What is a polysaccharide?
string of repeated glucose units
What are proteins?
polymers of amino acids
What type of macromolecules are proteins?
informational
What are the functions of proteins?
- enzymes
- structural
- motility
- transport
- regulatory
- receptors
- defensive
How many amino acids are there?
~20
What is the alpha carbon in an amino acid?
the central carbon
What are the components of amino acids?
- carboxyl group
- amino group
- H atom
- side chain (R group)
What determines the properties of an amino acid?
the side chain (R group)
What are the potential properties of amino acids?
- nonpolar
- polar, uncharged
- polar, acidic, negative charge
- polar, basic, positive charge
What types of bonds are in polypeptides?
peptide bonds
How many amino acid residues are in a polypeptide?
average of 400-500
How are polypeptides turned into proteins?
one or more polypeptides folded into native conformation
What is a monomeric polypeptide?
single polypeptide
What is polypeptide conformation dependent on?
covalent and non-covalent interactions in backbone and/or R groups
What are the levels of structure in protein?
- primary
- secondary
- tertiary
- quaternary
What is the primary structure of proteins?
amino acid sequence
How many n possibilities are there in the primary structure of proteins?
20
What is the secondary structure of proteins?
hydrogen bonding in backbone
What is the tertiary structure of proteins?
overall shape or conformation
What type of interactions occurs between R groups in the tertiary structure of proteins?
- disulphide bridge
- hydrogen bonds
- ionic bonds
- hydrophobic interactions
- van der Waals interactions
What is the quaternary structure of proteins?
- interactions of subunits to form multimeric proteins
- multiprotein complexes
What characterizes lipids?
being insoluble in water
What are lipids soluble in?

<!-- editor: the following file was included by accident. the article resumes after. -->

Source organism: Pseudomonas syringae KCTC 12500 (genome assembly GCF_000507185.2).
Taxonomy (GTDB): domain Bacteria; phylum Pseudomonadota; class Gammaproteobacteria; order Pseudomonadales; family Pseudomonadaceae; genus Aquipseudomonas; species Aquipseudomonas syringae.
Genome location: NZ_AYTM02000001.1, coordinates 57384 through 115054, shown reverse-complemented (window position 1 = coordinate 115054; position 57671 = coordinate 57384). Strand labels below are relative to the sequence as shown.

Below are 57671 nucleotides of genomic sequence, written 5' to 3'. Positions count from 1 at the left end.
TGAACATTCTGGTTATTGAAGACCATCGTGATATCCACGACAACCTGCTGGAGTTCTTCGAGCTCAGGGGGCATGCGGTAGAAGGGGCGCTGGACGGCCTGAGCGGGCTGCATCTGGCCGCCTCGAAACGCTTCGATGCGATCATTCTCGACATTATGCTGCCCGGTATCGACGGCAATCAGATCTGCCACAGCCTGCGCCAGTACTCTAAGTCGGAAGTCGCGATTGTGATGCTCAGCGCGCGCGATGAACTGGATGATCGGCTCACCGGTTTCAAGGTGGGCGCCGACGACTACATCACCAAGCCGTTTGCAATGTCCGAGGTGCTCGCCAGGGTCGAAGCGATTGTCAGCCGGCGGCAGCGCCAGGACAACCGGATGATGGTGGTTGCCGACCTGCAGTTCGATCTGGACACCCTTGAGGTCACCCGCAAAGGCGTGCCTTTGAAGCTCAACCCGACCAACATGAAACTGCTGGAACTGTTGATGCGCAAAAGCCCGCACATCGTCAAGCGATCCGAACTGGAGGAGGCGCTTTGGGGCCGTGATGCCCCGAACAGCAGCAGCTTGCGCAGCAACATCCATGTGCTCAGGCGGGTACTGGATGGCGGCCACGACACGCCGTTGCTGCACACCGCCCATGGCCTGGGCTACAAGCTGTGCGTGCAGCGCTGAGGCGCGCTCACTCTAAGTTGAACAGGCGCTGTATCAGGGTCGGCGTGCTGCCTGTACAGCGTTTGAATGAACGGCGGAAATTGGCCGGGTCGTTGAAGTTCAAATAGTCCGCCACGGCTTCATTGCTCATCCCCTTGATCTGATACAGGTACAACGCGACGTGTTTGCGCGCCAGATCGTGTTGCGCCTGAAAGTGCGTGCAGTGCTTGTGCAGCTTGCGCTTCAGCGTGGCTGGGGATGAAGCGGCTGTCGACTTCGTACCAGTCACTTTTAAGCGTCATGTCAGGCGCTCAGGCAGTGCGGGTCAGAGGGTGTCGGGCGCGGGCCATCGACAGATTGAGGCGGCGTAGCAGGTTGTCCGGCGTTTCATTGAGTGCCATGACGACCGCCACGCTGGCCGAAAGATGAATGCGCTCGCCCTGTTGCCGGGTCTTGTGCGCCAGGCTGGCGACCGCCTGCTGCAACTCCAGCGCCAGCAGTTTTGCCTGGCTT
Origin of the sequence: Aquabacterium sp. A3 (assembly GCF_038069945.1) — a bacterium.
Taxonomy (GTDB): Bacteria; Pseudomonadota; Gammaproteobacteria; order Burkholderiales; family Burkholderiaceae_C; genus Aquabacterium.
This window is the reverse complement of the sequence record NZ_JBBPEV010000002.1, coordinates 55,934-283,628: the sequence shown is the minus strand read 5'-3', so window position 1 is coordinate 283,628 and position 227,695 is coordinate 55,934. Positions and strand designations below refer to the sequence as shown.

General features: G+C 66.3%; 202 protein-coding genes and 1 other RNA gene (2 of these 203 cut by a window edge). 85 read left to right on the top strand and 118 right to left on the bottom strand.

non-polar solvents
What are the functions of lipids?
- energy storage
- membrane structure
- signaling roles (cell-to-cell communication)
What are fatty acids?
hydrocarbon chains with carboxyl group
How many carbons are in fatty acids?
14-22
What does amphipathic means?
to have areas that are hydrophobic and areas that are hydrophilic
What are saturated fatty acids?
- carbons connected by single bonds
- results in straight chain
What are unsaturated fatty acids?
- carbons connected by double bonds
- resulted in kinked chain
What is the composition of triglycerides?
glycerol + 3 fatty acids
What type of bonds are in triglycerides?
ester bonds
How is energy stored in triglycerides?
adipocytes
What is fat typically used for?
energy storage in animal cells
Is fat saturated or unsaturated?
saturated
What is oil typically used for?
energy storage in plants
Is oil saturated or unsaturated?
unsaturated
What are phospholipids?
a structural component membranes
How are phosphoglycerides named?
according to R group
What are phosphoglycerides?
basis of phospholipid bilayer
What are phosphoglycerides composed of?
- 2 fatty acids linked to a glycerol
- 1 carbon linked to phosphate binded to hydrophilic R group
What are the most common R groups in phosphoglycerides?
- serine
- choline
- inositol
What are steroids?
derivatives of 4-ringed hydrocarbon skeleton
In what type of cells do you find steroids?
eukaryotic cells
Where are sterols found?
only in environments away from water
What are the functions of sterols?
- structural
- signaling
How are steroids synthesized?
from cholesterol
What are the types of steroids?
- cholesterol
- phytosteorls
Where is cholesterol found?
animals
Where is phytosterol found?
plants